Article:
After Barack Obama is sworn in as president on Tuesday, his White House press secretary will be Robert Gibbs – who is usually genial but sometimes belligerent. How will Gibbs do in this important job? Media commentary Paul Janensch gives us his take.
Robert Gibbs will do fine if he is genial in public and belligerent only in private. Gibbs will become familiar to all of us through the daily briefings of the White House press corps – at which television cameras have been allowed since Mike McCurry was Bill Clinton’s press secretary. Sometimes we will see the briefings “live.” More often we will see video clips later on TV newscasts. I think that even members of the public who don’t particularly like the news media would be uncomfortable watching the press secretary berating a reporter – which Gibbs did from time to time during the Obama campaign. He once barred a New York Post reporter from the campaign plane, and for a while limited Newsweek’s access to the candidate. In both cases, Gibbs felt what they had written about Obama was unfair.
Gibbs, 37, a native of Alabama, has never been a journalist, but he has considerable experience as a spokesman for Democratic candidates. He started working for Obama in 2004 and became one of his closest advisors -- and not just on dealing with the press but also on politics and policies. He was often the last person to speak to Obama before the candidate gave a speech or sat down for an interview. One advisor to Obama told The Washington Post: “We call him (meaning Gibbs) the Barack Whisperer. He completely understands his thinking and knows how Barack wants to come across.” A White House correspondent, told the Post that Gibbs “is not just a press flunky who gets handed a piece of paper with talking points.” The public saw Gibbs’s confrontational side when he got into a growling match with Sean Hannity. The Fox News host wanted to talk about Vietnam-era radical William Ayers, but Gibbs kept asking Hannity if he was an anti-Semite – a reference to a Hannity program built around an Obama critic known for his ravings against Jews. You can still see the Gibbs vs. Hannity bout on YouTube.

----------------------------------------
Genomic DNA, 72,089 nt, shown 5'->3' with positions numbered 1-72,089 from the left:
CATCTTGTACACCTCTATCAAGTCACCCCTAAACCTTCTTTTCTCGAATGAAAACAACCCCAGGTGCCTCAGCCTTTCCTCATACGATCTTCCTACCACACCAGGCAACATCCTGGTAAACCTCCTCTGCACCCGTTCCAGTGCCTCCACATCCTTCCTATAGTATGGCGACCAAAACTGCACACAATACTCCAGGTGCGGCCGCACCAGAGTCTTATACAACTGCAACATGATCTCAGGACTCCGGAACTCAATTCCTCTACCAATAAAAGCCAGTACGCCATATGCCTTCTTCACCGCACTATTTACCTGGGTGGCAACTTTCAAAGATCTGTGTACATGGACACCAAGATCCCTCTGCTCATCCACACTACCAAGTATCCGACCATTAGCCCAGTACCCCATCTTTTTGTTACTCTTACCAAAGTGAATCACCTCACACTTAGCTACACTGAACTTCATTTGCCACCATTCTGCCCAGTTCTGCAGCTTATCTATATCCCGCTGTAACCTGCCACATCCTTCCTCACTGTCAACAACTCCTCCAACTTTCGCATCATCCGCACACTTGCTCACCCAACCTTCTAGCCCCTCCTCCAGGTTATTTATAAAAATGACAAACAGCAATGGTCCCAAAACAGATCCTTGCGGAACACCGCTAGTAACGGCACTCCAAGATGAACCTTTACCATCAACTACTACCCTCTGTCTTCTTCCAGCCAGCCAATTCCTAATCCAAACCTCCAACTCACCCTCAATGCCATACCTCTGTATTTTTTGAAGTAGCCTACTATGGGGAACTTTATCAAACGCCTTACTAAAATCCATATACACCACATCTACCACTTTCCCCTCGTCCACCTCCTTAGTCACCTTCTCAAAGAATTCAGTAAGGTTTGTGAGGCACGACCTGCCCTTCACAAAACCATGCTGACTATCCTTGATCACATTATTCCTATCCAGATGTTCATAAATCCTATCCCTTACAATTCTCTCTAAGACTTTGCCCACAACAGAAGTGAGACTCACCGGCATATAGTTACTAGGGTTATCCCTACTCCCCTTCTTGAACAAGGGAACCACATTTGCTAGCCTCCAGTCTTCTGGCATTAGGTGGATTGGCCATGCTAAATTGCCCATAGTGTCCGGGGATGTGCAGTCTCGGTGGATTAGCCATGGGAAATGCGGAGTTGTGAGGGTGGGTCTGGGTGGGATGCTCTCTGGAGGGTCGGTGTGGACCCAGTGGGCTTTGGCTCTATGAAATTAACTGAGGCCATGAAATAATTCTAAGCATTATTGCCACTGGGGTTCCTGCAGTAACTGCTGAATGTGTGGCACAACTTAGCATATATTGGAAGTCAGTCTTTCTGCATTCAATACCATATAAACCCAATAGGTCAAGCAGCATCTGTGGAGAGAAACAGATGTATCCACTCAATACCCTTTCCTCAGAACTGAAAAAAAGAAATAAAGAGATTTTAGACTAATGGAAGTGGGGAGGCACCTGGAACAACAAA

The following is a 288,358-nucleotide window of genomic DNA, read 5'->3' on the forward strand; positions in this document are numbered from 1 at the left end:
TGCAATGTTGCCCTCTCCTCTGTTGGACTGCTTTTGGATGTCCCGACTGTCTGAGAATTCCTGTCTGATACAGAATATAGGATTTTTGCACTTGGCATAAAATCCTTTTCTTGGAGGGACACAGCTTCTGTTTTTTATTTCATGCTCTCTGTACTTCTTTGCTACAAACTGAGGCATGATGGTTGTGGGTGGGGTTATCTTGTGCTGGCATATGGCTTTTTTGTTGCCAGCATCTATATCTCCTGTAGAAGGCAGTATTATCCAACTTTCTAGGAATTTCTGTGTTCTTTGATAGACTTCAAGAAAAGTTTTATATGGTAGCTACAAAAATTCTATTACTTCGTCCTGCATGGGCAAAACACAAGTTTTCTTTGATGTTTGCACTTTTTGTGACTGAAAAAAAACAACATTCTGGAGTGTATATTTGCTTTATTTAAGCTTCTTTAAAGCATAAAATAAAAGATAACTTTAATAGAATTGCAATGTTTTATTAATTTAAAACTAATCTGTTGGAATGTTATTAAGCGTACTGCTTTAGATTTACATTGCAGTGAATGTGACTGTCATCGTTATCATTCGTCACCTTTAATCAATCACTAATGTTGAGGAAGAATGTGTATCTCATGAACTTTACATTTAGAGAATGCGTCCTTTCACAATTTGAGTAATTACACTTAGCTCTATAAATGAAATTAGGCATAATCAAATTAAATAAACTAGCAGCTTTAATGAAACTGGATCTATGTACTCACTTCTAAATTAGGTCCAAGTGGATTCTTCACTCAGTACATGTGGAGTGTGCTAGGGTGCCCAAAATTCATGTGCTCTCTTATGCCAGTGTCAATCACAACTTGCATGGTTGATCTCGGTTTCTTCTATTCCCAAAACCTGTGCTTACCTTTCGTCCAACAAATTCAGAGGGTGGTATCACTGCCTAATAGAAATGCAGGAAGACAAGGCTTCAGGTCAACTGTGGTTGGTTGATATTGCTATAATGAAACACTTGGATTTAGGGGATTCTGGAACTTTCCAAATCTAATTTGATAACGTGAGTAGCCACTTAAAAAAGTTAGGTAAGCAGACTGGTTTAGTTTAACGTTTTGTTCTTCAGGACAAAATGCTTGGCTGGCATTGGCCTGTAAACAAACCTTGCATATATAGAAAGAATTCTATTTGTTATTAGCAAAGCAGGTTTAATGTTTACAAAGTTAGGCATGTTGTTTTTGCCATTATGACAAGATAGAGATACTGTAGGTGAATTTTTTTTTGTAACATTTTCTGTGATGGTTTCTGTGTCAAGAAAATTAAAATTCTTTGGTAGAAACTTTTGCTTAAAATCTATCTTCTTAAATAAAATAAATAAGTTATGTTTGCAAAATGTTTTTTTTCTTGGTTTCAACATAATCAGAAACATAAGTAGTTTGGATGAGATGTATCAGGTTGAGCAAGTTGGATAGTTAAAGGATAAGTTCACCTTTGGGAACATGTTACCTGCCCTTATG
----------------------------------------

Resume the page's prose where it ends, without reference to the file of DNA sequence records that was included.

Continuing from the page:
It’s one thing to go toe-to-toe with an interrogator on camera when you’re a campaign spokesman. It’s something else to do it when you’re the White House press secretary. It sure doesn’t fit the cool Obama style. Of course, it’s unlikely that Sean Hannity will ever be a member of the White House press corps.
Media commentator Paul Janensch is a former newspaper editor who teaches journalism at Quinnipiac University in Hamden, Connecticut.